On the inside, you will see a chart detailing the medical risks to children from IVF and ICSI procedures. These risks include low birth weight, pre-term birth, cerebral palsy, and a variety of genetic imprinting disorders. One study finds that IVF babies on average, weigh almost one full pound less, and have a 5 times greater risk of being very pre-term, compared with naturally conceived infants. These risks are relevant to this bill, because every surrogacy procedure involves the use of medically-assisted fertilization outside the body.
The inside flap of the pamphlet allows donor-conceived persons to speak for themselves.
I realize that HB1102 limits surrogacy to married couples, using their own gametes. I appreciate this. The drafters of the bill evidently recognize the potential harms posed by third party reproduction.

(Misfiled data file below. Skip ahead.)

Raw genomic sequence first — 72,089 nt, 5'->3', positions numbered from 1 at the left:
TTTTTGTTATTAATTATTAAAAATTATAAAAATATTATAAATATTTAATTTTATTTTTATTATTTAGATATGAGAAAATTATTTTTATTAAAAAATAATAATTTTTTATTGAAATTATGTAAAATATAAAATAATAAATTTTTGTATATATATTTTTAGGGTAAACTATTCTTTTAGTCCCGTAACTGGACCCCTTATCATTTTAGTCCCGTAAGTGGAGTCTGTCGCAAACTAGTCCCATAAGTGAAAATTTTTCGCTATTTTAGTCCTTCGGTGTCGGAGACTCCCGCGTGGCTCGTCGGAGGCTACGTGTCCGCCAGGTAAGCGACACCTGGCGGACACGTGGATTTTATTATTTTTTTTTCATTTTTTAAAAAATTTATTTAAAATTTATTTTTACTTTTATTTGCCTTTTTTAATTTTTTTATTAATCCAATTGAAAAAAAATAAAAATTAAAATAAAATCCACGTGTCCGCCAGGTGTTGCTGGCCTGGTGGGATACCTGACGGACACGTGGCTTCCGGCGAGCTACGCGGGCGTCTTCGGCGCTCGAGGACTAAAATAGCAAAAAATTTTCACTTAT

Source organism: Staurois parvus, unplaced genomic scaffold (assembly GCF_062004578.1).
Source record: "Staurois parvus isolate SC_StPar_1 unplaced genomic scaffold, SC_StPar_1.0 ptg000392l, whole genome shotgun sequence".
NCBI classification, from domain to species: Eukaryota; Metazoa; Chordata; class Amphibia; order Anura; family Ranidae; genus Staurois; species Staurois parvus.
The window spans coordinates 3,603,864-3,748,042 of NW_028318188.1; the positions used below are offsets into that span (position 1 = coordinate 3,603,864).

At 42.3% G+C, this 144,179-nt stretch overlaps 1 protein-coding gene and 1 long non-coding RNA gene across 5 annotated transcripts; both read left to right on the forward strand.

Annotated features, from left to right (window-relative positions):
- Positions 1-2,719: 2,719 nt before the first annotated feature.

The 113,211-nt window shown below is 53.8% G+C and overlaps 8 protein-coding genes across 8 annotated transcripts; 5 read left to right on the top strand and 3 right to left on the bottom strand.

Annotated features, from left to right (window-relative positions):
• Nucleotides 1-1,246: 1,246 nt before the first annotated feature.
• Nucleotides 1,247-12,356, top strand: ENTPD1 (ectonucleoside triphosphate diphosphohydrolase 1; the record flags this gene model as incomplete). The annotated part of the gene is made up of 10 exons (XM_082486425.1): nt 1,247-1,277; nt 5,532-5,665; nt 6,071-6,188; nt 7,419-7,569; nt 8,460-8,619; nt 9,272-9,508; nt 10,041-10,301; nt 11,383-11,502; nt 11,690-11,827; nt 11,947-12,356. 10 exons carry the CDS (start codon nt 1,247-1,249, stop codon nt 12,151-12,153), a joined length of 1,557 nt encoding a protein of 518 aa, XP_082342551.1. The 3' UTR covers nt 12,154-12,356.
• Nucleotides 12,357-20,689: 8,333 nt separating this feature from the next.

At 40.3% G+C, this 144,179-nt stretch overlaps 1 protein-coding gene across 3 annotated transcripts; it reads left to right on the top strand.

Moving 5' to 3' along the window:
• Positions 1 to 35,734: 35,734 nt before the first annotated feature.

However, in the post-Obergefell world, I doubt these limitations will survive judicial scrutiny. Some legally married couples in Louisiana will be same sex couples. Some of them will want to use third party gametes to meet their reproductive goals. Excluding them, even indirectly, will certainly be declared unconstitutional.
Hence, this bill opens the Pandora’s Box of third party reproduction, whether you intend it or not. These problems must be weighed in the decision of whether to pass HB1102.
The study of the psychological impact of donor conception is preliminary. But these anecdotes are heartbreaking. One donor-conceived person said, “The words, ‘I’m not your real father,’ will haunt me for the rest of my life.”
Surrogacy is illegal in many countries, including Finland, France, Italy and Hong Kong. Other countries that permit surrogacy, such as India and Thailand are tightening their laws because of abuses and problems.